Former members of Warriors' supporting cast reflect on championship runs
TORONTO — At 31, Leandro Barbosa was the oldest player on the roster when he joined the Golden State Warriors before the start of the 2014-15 season. His teammates were so young, they might as well have practiced at recess. Stephen Curry was just beginning to edge toward global stardom, and the Warriors had not won an NBA championship since 1975. Nobody was using the word “dynasty.”
“We were underdogs,” Barbosa said. “No one believed that we could go so far.”
The Warriors had signed Barbosa, a guard known as the Brazilian Blur, in large part for his experience, and he found himself surrounded by willing learners. He recalled how Curry and Klay Thompson were always peppering him with questions.
“They would just nod their heads and say, ‘Thank you,’” Barbosa said recently in a telephone interview. “It’s kind of funny to think how big they are now.”
Barbosa was there for the start of what has been an exhilarating five-year ride for the Warriors and their fans, and a soul-crushing stretch for pretty much everyone else. Curry and Thompson — the Splash Brothers — were plenty good even then. But few could have anticipated all the records their Warriors would smash, and all the rings they would chase.
Golden State is now making its fifth straight appearance in the NBA Finals, facing the Toronto Raptors for a shot at a fourth championship in that span.
Barbosa left the Warriors in 2016 after two seasons that included the first title in the run, but he still feels a deep connection to the franchise — and to the sorcery that his former teammates continue to conjure. He is not alone.
Curry and Thompson are among the five players who have been with the Warriors for the entire five-year stretch — a celebrated core that also includes Draymond Green, Andre Iguodala and Shaun Livingston. But the team has otherwise featured an evolving cast of characters: 38 players in all, including 21 who are no longer with the team. Some look back in wonder.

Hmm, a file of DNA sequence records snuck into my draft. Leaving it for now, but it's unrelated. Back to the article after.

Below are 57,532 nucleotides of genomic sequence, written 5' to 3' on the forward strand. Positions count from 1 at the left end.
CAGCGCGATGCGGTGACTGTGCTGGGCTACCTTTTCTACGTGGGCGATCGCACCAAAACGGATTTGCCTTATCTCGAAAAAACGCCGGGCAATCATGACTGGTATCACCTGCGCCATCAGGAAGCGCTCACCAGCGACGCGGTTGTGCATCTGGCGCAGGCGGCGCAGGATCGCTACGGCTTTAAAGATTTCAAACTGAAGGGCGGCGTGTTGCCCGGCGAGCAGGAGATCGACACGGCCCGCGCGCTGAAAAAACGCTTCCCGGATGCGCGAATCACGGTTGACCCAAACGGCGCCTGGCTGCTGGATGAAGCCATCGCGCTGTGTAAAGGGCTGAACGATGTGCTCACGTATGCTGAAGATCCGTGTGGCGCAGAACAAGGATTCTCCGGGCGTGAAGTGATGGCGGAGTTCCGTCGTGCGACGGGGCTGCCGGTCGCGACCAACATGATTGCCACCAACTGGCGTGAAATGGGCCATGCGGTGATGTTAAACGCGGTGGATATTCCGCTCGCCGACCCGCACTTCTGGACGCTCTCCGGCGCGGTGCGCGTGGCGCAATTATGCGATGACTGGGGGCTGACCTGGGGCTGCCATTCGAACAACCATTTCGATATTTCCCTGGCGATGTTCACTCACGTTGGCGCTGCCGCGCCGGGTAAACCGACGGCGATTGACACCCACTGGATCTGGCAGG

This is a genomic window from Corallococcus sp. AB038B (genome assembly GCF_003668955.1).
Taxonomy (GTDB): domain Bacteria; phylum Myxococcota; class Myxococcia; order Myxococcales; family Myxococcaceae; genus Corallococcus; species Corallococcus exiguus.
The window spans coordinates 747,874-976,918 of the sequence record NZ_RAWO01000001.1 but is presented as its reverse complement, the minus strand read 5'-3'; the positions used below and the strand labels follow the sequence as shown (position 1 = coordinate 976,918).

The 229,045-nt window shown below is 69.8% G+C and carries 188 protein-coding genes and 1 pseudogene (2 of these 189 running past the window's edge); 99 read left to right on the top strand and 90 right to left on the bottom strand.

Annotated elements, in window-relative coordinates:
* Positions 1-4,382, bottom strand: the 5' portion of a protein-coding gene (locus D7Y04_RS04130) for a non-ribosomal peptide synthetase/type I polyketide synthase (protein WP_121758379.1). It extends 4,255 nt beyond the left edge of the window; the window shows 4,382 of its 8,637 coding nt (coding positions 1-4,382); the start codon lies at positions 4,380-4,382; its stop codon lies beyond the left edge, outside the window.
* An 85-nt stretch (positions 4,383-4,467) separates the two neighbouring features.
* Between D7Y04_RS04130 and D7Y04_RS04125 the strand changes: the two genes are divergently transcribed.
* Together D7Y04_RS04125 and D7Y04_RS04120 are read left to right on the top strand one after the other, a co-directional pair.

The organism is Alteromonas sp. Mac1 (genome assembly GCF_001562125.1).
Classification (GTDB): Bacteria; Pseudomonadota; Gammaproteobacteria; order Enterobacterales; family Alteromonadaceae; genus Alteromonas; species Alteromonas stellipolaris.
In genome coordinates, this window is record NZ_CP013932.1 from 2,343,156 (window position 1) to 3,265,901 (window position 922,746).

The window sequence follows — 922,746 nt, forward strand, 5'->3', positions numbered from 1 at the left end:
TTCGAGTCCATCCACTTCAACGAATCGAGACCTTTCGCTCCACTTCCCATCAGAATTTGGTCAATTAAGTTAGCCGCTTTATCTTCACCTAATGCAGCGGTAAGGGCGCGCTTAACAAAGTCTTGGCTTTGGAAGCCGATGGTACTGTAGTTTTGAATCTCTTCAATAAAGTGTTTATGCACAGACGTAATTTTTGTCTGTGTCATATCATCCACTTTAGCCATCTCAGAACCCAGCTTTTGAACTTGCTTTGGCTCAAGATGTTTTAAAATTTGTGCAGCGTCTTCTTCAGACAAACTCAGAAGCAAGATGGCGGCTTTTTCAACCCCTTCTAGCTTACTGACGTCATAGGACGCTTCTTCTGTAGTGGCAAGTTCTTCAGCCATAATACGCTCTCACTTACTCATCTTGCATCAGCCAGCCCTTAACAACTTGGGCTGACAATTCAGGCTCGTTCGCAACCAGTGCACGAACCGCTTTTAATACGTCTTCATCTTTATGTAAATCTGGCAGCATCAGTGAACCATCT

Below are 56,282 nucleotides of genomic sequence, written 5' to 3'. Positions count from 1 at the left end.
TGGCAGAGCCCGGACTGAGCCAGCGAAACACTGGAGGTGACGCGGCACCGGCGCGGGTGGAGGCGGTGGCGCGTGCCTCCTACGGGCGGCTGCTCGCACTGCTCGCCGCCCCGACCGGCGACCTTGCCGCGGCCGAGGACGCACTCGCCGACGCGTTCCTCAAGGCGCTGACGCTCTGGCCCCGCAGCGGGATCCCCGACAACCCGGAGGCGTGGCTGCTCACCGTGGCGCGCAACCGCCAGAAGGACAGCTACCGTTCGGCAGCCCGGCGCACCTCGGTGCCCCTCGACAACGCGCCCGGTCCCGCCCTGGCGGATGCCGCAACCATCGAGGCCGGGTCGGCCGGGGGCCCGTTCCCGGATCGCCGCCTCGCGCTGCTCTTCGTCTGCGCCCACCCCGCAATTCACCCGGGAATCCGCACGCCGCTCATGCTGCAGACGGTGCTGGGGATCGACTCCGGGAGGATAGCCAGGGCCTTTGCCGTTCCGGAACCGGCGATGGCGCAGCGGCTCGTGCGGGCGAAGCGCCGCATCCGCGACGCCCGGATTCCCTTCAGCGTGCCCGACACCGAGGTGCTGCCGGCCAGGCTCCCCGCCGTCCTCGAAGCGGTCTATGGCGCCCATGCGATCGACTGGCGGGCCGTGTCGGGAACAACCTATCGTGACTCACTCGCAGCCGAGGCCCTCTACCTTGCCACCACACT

“You’re part of that legacy, that special story,” said David West, a former Golden State power forward.
No team is static. Change for the Warriors has come in the form of 10-day deals, trades and free-agent signings. (For example, a bunch of guys were jettisoned to clear room for Kevin Durant in 2016.) The result is a long list of alumni.
Festus Ezeli. Harrison Barnes. Ognjen Kuzmic. Brandon Rush. Remember them?
Some were key contributors, while others barely vacated the bench. Some left on their own terms, while others were not given much of a choice. Patrick McCaw is with the Raptors this season after a contract dispute. David Lee got engaged to pro tennis player Caroline Wozniacki. Marreese Speights spent last season in China. And there is Barbosa, now 36 and angling for an NBA comeback after two years in Brazil.
“I still have a little juice left,” he said.
What many of the past Warriors share, though, regardless of their individual circumstances, are ties to the 12,294 points they scored, the 831 3-pointers they made, the championships they helped win.
Yet the run keeps going without them.